A wave is a disturbance that travels or propagates and transports energy and momentum without the transport of matter. The ripples on a pond, the sound we hear, visible light, radio and TV signals are a few examples of waves.
Sound, light and radio waves provide us with an effective means of transmitting and receiving energy and information.
Waves are of two types:
- Mechanical waves require a material medium for their propagation. Elasticity and density of the medium play an important role in the propagation of mechanical waves.
- Electromagnetic waves require absolutely no material medium for their propagation. They can travel through the vacuum. Light, TV signals, radio waves, X-rays, etc. are examples of non-mechanical waves.
Transverse Waves and Longitudinal Waves
In transverse waves, the constituents of the medium oscillate perpendicular to the direction of wave propagation and in longitudinal waves, they oscillate along the direction of wave propagation.
Consider the wave traveling along a rope. The direction of propagation of the waves is along the rope, but the individual particles of the rope vibrate up and down. The electromagnetic wave (light, radio waves, etc) through not mechanical, are said to be transverse, as the electric and magnetic field vibrates in a direction perpendicular to the direction of propagation.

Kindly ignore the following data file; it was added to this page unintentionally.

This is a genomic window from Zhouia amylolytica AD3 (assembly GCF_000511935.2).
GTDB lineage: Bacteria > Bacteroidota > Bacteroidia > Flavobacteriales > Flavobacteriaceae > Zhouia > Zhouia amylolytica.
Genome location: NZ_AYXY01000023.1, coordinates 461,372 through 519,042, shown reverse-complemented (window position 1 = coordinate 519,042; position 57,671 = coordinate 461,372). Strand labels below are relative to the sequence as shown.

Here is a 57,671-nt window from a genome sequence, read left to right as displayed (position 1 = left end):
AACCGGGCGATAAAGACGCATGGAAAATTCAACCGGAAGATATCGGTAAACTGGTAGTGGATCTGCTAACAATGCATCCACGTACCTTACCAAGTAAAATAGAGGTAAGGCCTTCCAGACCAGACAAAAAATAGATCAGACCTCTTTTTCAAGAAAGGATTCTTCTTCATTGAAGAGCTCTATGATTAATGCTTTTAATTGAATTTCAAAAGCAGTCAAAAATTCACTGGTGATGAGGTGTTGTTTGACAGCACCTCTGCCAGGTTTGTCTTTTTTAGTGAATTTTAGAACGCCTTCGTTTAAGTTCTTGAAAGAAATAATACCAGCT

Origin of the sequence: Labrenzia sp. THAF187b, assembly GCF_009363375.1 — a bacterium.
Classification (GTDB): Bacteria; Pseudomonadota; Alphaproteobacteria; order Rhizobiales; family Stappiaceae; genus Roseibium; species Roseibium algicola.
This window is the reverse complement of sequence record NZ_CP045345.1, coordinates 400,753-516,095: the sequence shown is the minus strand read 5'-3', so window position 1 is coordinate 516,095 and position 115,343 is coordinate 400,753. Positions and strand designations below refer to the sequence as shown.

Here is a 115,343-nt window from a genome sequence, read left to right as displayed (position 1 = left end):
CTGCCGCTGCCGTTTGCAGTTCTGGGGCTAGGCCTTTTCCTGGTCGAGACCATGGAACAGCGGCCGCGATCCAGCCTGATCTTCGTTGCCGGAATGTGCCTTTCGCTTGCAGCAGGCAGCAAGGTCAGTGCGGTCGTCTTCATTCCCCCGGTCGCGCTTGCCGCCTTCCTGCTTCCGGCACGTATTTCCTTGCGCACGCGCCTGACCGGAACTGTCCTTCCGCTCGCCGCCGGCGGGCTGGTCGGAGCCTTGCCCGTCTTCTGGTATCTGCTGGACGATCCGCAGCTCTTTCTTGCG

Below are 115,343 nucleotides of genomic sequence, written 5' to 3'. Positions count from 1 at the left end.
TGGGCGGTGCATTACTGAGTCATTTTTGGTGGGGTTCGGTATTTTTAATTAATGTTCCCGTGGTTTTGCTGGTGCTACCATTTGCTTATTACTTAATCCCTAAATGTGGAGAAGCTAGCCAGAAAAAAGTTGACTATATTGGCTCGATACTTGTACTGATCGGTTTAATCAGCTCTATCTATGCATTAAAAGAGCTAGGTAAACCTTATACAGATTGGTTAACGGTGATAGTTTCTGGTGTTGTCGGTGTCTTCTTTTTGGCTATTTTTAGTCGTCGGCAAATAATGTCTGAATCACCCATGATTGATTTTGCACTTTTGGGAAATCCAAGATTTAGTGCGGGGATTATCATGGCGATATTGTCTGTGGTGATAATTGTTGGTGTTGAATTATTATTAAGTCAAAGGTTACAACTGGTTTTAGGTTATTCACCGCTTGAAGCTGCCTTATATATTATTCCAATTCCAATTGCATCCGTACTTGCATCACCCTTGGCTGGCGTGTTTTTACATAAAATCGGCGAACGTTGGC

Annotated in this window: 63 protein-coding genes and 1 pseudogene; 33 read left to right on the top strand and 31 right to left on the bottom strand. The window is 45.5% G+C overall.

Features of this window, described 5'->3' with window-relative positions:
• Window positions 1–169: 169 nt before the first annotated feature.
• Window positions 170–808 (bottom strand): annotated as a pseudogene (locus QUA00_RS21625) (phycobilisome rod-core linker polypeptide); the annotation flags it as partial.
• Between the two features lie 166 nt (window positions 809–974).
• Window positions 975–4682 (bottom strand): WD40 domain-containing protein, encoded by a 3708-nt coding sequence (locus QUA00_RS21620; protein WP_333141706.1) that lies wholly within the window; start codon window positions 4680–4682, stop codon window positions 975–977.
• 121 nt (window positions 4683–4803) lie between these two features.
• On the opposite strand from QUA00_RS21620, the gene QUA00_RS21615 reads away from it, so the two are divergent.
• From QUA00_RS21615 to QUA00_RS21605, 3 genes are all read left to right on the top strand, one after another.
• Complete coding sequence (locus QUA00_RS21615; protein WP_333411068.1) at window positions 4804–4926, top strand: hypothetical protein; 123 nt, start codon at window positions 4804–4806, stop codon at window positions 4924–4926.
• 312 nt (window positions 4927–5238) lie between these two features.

In these waves, the direction of vibration of the particles of the medium is parallel to the direction of propagation.
The figure shows a long and elastic spring. When we repeatedly push and pull on end of the spring, the compression and rarefaction of the spring travel along the spring. A particle on the string moves back and forth, parallel and anti-parallel to the direction of the wave velocity.
- Sound waves in air are also longitudinal.
- Some waves (example, ripples on the surface of a pond) are neither transverse nor longitudinal but a combination of the two.
- In strings, mechanical waves are always transverse, when the string is under a tension.
- In gases and liquids, mechanical waves are always longitudinal, e.g., sound waves in air or water. They possess volume elasticity, because of which the variations of pressure (i.e., compression and rarefaction) can travel through them. For this reason, the longitudinal waves are also called pressure waves.
The waves on the surface of the water are of two kinds:
- Capillary waves
- Gravity waves
Capillary waves are ripples of fairly short wavelength – no more than a few centimeters. The restoring force that produces these waves is the surface tension of water.
Gravity waves have a wavelength of several meters and restoring force is the pull of gravity.
A wave, transverse or longitudinal, is said to be traveling or progressive if it travels from one point of the medium to another.